enough to regularly submerge the bow of the ship as she rode down from
the crests of waves. At last, on 16 January the wind eased and the
ship was able to pass the Cape and anchor in the Bay of Good Success
on the Pacific coast. The crew were sent to collect wood and
water, while Banks and his team gathered hundreds of plant specimens
from along the icy shore. On 17 January two of Banks' servants died
from cold while attempting to return to the ship during a heavy
Endeavour resumed her voyage on 21 January 1769, heading
west-northwest into warmer weather. She reached
Tahiti on 10
April, where she remained for the next three months. The transit
of Venus across the Sun occurred on 3 June, and was observed and
recorded by astronomer Charles Green from Endeavour's deck.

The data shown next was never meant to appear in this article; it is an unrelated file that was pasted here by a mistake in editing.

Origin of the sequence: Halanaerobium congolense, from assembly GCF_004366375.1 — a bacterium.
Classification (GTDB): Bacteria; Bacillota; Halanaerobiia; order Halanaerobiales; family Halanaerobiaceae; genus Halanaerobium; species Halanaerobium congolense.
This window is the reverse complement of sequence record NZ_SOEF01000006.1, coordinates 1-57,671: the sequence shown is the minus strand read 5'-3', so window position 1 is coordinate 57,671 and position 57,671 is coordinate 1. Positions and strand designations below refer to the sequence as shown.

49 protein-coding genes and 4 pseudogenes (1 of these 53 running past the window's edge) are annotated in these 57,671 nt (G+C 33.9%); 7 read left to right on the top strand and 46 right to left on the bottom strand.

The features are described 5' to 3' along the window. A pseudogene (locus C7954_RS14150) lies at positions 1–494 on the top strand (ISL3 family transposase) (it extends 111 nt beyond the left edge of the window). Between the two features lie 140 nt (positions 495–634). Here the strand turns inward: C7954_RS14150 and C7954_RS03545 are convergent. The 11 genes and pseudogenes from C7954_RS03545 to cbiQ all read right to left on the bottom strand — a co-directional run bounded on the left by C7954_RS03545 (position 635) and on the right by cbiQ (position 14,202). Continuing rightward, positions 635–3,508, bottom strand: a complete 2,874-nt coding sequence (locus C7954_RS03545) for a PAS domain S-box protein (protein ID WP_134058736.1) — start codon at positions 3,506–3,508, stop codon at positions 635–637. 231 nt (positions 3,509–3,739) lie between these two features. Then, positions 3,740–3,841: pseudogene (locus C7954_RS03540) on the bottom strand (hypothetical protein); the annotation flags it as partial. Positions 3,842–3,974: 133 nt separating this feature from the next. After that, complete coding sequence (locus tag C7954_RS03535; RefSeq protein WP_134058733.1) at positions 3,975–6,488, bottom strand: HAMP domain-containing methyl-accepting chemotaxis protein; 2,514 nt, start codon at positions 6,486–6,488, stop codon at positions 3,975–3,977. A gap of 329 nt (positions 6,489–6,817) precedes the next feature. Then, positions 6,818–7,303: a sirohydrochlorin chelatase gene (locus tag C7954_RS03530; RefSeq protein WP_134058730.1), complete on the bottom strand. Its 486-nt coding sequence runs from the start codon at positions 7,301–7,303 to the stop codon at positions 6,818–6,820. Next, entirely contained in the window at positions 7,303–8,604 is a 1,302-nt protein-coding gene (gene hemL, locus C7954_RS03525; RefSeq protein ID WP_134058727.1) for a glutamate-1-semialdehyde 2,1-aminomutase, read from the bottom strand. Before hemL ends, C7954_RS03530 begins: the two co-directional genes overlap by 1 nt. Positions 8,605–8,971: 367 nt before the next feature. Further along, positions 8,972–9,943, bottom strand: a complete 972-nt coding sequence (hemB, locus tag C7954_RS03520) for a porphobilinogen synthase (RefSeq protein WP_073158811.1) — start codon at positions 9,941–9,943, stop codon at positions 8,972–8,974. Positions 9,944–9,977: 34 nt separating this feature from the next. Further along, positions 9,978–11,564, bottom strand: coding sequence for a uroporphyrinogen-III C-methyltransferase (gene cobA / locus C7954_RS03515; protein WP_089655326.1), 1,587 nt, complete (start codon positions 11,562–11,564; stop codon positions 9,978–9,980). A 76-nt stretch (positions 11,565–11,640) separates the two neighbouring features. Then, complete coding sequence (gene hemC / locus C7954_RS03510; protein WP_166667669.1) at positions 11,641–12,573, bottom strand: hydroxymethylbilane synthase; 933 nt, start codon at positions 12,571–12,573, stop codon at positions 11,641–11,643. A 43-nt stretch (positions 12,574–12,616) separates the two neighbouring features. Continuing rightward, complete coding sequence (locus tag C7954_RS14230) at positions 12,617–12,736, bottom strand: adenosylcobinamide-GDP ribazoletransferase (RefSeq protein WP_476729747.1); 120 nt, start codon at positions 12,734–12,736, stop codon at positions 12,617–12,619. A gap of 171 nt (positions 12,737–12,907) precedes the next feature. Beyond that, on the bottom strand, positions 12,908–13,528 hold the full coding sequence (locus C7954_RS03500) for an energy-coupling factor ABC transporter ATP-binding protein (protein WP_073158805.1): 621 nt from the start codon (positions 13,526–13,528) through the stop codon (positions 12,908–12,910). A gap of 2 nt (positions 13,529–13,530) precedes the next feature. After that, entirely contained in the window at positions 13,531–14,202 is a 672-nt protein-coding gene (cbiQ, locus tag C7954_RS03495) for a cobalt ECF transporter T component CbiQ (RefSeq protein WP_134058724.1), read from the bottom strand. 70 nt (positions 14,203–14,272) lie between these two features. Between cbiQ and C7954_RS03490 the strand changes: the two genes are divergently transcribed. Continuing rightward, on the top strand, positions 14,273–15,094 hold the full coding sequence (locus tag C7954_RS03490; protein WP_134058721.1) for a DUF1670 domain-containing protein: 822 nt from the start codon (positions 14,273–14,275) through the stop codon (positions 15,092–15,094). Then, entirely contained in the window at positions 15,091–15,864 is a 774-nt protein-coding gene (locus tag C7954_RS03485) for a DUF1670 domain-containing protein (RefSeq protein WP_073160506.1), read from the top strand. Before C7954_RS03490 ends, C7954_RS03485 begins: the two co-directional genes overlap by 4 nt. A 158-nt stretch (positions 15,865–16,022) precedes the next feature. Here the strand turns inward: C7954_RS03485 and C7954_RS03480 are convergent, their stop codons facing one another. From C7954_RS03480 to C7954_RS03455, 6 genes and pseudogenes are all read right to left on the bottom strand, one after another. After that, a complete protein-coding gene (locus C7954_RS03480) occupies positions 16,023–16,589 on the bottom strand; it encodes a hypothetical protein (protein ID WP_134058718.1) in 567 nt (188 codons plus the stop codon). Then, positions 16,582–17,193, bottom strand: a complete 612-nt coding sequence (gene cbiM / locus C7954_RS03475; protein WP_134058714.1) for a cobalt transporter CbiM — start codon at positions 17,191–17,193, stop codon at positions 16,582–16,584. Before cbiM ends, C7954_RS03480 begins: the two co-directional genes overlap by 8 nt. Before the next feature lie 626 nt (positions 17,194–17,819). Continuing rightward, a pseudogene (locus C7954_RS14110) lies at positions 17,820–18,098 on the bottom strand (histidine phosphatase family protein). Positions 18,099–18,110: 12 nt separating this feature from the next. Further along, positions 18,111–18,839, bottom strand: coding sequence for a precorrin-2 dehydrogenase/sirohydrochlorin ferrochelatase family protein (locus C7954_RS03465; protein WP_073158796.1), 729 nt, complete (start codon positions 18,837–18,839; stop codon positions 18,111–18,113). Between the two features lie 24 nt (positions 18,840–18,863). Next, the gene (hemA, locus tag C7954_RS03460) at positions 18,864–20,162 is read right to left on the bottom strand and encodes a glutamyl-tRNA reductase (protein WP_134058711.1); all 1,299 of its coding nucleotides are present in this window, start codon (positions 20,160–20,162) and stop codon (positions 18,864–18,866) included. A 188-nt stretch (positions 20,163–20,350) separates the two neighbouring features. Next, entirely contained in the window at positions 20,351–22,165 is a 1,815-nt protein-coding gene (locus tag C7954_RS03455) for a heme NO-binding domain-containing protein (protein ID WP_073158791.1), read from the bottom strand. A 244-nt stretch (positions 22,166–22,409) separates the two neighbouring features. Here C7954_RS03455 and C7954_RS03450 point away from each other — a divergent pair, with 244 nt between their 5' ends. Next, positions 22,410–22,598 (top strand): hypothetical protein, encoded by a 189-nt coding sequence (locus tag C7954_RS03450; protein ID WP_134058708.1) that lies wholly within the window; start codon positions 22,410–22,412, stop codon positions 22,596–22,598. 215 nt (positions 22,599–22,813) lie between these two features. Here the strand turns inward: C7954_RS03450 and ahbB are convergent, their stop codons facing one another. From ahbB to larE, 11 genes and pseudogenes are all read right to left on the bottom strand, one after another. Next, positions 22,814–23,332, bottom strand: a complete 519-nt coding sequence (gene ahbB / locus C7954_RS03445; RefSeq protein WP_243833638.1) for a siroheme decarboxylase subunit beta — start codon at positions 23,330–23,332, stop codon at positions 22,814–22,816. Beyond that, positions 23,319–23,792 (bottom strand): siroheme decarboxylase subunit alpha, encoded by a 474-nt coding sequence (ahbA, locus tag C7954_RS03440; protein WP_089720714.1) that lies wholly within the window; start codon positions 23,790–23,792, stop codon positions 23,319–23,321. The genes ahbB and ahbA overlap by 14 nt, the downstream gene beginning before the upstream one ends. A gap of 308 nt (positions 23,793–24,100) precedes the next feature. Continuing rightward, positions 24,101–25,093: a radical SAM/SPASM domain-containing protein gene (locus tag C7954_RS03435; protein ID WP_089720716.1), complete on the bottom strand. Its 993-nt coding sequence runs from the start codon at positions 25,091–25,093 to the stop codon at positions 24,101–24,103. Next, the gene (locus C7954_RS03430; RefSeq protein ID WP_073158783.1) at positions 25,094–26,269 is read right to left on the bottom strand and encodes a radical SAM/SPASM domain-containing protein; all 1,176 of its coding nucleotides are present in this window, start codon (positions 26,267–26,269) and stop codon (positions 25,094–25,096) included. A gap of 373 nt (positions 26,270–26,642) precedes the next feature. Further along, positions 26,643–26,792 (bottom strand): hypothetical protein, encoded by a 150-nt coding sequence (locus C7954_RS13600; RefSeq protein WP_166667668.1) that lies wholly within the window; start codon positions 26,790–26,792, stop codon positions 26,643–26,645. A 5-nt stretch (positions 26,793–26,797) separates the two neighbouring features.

The transit observed, Endeavour departed
Tahiti on 13 July and headed
northwest to allow Cook to survey and name the Society Islands.
Landfall was made at Huahine,
Raiatea and Borabora, providing
opportunities for Cook to claim each of them as British territories.
An attempt to land the pinnace on the Austral Island of Rurutu was
thwarted by rough surf and the rocky shoreline. On 15 August,
Endeavour finally turned south to explore the open ocean for Terra
In October 1769, Endeavour reached the coastline of New Zealand,
becoming the first European vessel to do so since Abel Tasman's
Heemskerck in 1642. Unfamiliar with such ships, the Māori people
at Cook's first landing point in
Poverty Bay thought the ship was a
floating island, or a gigantic bird from their mythical homeland of